PTSD

Opinion

Opinion: Veterans Angry As Biden Abandons Afghan Allies

Photo: U.S. Army commander discusses operation with Afghan National Army soldier during a battlefield circulation. (U.S. Air Force photo by Senior Airman Kenny Holston/Released) Can’t sleep.  Hypervigilance.  Adrenalin. I have a repeating loop of events I experienced replaying in my head from being at the Kabul Airport, on convoys into and out along a narrow

Science

Marijuana and mental health: Examining a complicated relationship

A blue haze swirled around Jaime Weidmann as the TV droned on. Another day, another high. But this day in 2016 would be different. Her boyfriend was fed up with her verbal abuse and refusal to get a job — Weidmann hadn’t worked in five years. Tired of enabling her marijuana addiction, he kicked her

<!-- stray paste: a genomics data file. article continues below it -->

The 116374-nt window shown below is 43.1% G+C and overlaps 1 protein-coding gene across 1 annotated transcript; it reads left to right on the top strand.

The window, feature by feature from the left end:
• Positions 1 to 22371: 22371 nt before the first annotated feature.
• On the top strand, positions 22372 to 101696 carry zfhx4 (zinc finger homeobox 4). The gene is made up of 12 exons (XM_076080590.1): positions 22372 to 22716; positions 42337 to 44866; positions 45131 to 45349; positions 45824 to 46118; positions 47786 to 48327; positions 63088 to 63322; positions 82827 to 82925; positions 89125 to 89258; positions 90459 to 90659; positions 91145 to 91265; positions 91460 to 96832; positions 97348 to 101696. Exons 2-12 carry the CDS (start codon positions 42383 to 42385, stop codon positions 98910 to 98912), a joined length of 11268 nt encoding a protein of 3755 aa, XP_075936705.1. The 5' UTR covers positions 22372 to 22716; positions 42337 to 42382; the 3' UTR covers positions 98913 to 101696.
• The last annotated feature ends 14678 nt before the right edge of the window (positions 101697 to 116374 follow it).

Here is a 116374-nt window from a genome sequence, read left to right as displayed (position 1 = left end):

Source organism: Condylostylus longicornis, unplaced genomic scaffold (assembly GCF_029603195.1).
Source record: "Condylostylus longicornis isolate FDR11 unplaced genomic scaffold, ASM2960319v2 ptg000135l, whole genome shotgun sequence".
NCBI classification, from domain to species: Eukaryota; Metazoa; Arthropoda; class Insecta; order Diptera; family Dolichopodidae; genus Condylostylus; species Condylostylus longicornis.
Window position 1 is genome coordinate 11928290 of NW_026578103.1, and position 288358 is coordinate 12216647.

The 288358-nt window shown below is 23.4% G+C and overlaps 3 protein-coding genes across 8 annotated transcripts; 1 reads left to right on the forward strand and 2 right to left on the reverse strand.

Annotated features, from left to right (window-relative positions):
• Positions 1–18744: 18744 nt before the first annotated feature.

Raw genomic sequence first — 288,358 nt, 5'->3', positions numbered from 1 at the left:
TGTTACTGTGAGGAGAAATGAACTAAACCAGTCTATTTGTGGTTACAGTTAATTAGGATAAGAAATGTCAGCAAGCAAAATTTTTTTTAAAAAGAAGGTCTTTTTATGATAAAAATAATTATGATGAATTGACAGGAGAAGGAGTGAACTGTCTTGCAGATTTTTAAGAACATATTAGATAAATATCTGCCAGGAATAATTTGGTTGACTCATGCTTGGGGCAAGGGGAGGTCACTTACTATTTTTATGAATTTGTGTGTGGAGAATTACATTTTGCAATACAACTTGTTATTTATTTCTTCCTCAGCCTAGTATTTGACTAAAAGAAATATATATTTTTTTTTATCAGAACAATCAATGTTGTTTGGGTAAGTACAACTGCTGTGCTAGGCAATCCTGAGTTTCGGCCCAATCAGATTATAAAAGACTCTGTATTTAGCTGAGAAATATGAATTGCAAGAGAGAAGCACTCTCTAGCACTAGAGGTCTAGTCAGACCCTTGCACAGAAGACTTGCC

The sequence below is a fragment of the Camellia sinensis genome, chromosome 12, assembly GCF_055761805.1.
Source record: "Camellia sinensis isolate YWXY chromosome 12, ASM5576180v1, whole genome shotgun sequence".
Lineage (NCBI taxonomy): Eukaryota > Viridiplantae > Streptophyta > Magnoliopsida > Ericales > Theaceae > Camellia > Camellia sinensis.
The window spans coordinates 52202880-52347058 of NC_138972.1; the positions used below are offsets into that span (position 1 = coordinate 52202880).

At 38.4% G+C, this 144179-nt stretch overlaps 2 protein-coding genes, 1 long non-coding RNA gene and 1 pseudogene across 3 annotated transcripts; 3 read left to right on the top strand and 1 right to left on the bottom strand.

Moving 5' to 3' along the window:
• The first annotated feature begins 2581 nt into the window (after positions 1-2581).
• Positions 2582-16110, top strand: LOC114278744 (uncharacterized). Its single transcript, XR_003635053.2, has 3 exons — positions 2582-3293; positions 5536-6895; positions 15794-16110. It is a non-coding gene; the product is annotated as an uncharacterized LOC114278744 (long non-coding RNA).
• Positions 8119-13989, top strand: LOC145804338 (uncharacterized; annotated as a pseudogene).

Local

Nonprofit Soldier’s Best Friend pairs rescues with veterans to become service dogs

Staff Sgt. Terry Stallings served in the Army for 23 years. He was stationed across the globe, including posts in Iraq, Balad, Kuwait, Desert Storm, Mexico, Central America, Alaska, Portugal and Germany. After six combat deployments overseas, he returned home and was diagnosed with post- traumatic stress disorder. Veterans often rely on medications, therapy, sports

State

Firefighters work through PTSD with peer support, counseling

The horror took place about a decade ago, but the scene regularly replayed on a loop in Ashley Losch’s mind. On that day, Losch, a Glendale firefighter and paramedic, entered a home and saw three gunshot victims: a 1-year-old, a 3-year-old and their father, who shot them both before killing himself. She walked in alone

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